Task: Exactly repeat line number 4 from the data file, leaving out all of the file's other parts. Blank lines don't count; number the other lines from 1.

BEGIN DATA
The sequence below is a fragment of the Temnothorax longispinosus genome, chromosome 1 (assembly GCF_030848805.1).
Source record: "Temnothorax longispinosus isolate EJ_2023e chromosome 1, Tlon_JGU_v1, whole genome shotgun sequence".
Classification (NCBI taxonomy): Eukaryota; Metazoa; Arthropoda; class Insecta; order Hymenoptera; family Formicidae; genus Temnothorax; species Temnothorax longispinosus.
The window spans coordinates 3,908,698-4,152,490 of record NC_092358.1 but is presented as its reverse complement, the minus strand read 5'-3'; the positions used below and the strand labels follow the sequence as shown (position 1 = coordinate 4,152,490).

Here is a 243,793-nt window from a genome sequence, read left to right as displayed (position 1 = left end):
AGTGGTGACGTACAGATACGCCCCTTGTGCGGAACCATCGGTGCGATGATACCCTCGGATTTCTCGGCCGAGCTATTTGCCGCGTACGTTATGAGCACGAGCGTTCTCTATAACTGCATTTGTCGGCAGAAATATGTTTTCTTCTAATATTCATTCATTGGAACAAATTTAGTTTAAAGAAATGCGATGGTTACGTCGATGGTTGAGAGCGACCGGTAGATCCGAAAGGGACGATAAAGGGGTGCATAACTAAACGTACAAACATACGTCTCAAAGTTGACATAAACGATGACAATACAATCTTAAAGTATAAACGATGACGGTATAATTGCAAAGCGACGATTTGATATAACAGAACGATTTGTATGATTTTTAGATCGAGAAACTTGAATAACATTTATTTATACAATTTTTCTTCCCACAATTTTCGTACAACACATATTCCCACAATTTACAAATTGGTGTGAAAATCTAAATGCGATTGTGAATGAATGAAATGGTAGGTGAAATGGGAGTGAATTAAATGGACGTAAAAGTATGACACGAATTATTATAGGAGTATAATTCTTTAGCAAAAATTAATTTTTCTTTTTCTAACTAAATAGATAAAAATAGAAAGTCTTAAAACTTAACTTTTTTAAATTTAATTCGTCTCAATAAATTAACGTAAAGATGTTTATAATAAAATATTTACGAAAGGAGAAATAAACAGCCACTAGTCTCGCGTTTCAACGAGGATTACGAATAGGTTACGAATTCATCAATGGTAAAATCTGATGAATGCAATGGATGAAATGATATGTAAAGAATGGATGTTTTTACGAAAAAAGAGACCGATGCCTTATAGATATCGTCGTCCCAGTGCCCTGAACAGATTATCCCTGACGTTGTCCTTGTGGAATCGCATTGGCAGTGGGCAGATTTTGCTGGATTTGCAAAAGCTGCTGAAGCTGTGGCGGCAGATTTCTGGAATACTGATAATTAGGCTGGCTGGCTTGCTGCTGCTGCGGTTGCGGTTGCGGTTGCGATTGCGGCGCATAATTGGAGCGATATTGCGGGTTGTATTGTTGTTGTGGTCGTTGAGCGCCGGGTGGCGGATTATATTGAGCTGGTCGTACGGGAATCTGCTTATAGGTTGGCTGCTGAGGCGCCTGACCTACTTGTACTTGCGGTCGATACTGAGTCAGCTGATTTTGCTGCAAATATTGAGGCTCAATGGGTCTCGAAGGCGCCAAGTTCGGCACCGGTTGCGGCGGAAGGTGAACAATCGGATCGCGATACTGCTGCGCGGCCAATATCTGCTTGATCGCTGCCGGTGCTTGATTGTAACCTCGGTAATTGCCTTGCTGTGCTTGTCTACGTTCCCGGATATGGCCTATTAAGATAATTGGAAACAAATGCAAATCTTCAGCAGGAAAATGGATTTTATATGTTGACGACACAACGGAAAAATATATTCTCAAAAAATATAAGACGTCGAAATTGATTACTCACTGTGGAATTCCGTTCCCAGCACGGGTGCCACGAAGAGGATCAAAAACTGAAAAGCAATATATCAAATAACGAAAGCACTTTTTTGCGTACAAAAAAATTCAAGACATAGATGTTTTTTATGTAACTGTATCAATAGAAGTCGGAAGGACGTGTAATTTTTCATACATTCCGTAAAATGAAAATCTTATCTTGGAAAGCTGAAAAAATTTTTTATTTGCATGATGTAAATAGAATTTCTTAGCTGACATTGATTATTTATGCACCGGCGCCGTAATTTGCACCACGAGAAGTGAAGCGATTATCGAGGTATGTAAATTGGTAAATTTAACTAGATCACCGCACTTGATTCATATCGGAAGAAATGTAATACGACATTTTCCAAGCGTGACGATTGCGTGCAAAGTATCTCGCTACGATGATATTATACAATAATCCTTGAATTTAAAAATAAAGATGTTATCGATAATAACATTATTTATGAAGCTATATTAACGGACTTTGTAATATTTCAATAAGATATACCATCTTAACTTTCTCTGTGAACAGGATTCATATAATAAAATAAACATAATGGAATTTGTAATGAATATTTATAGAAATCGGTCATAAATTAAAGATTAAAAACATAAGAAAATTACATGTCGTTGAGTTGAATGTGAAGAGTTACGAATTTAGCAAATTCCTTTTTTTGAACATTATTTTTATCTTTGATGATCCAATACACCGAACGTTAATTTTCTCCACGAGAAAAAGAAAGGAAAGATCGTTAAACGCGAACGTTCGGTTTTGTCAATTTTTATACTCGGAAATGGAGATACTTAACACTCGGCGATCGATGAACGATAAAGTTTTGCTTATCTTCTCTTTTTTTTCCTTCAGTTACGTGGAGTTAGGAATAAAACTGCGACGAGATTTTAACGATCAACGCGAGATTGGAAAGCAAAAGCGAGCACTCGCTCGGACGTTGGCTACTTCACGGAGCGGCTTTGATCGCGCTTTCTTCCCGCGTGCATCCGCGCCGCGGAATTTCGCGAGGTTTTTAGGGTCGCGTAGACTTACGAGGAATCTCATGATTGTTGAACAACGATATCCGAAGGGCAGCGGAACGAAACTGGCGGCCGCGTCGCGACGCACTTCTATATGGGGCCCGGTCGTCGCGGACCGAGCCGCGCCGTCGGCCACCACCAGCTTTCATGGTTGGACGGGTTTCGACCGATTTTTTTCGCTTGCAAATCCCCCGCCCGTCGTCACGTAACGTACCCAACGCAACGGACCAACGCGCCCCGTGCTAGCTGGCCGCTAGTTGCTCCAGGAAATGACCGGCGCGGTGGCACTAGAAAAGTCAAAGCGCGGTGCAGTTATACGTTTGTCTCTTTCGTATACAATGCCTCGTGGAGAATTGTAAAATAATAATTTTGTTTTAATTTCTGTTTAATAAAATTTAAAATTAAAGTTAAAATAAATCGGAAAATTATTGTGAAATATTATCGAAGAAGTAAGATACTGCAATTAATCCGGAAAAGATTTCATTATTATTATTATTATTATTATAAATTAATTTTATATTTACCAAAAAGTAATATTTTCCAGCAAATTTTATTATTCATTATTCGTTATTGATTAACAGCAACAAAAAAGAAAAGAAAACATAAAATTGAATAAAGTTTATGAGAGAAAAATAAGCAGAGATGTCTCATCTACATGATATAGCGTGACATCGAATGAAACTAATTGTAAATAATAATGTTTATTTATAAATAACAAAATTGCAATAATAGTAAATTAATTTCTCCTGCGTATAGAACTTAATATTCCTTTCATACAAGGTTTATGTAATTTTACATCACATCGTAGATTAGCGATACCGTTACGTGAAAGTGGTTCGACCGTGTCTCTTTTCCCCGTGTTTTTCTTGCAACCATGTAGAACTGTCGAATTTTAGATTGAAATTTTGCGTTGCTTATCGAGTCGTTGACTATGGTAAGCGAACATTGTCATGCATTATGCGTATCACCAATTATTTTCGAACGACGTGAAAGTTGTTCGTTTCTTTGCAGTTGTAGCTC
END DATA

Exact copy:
The window spans coordinates 3,908,698-4,152,490 of record NC_092358.1 but is presented as its reverse complement, the minus strand read 5'-3'; the positions used below and the strand labels follow the sequence as shown (position 1 = coordinate 4,152,490).